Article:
Getting Started Exploring SDKs with REPL-Driven Development in Node.js,

Exploring SDKs Interactively

The faster it is to get up and running with an API the better. SDKs help speed up that on-boarding process by providing an already-written, pre-made API client that just works in the language you’re already using. The Square Connect API, for example, has SDKs in half a dozen languages.

So how do we explore an SDK? One way is to take examples from the documentation, save them to file, then run them. That process works, but you can decrease the time to first API call by removing the save-to-file step and using something called a REPL.

Many, if not most, languages these days ship with a REPL. Every Square Connect SDK language actually ships with a REPL! Below we’ll take a quick look at examples of getting started with REPL-driven development in a variety of languages. If you already know what a REPL is and want to jump straight into examples, here’re links for Node.js, Ruby, Python, PHP, CSharp and Java.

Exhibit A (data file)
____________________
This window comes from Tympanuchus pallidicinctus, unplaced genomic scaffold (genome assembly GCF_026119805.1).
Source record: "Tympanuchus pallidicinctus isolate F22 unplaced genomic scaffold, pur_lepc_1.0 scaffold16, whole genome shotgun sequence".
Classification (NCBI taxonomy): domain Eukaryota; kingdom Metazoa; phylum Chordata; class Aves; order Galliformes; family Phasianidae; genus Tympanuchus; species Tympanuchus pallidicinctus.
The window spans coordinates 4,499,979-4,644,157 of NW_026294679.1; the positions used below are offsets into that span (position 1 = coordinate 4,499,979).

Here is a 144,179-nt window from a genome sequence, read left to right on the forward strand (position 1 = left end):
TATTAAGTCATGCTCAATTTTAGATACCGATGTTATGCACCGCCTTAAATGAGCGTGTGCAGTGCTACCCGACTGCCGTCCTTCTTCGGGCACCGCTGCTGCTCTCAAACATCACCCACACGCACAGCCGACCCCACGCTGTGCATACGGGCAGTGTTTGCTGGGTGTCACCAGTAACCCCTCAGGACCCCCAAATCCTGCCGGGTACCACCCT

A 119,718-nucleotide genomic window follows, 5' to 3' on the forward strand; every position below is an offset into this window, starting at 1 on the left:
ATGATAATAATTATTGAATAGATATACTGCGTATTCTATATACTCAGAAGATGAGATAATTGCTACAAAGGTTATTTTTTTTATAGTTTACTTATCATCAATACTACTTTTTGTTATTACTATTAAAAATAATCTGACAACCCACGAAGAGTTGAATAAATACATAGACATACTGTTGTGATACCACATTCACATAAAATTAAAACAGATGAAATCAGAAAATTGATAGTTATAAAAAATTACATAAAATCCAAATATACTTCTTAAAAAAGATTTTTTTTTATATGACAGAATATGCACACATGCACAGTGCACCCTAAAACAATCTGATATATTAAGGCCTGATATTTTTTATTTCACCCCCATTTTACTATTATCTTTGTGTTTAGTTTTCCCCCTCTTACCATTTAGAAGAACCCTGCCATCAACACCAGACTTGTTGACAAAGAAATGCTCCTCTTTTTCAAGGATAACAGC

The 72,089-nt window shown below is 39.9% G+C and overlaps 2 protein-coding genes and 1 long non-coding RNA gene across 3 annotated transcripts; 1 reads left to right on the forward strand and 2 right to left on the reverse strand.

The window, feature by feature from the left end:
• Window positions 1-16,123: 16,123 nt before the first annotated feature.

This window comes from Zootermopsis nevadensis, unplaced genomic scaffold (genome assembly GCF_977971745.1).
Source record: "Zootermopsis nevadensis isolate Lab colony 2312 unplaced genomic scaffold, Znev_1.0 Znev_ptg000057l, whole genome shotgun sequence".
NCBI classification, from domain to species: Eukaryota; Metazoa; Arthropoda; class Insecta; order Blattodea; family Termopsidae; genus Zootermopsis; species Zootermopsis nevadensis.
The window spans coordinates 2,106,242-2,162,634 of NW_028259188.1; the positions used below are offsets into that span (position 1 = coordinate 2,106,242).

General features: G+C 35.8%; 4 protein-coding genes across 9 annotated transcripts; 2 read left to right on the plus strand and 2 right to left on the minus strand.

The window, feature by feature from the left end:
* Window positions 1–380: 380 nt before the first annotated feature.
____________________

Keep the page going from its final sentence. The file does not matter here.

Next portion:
What’s a REPL?

“REPL” is an acronym that stands for “Read,” “Evaluate,” “Print,” and “Loop.” You usually enter a REPL from the command line and then interact via a text interface. The REPL reads what you type up until you hit “Enter.” The text you entered is then evaluated by the programming language and the result is printed to screen. Then comes the loop part, starting over to read input again — so you get an interactive experience.

A REPL lets you try a snippet of code and immediately see the result. It lets you run your code directly in the terminal and see the result right away. That’s often a more convenient way to try out code compared to saving it to a file and then manually executing that file with the appropriate language.

REPL-Driven Development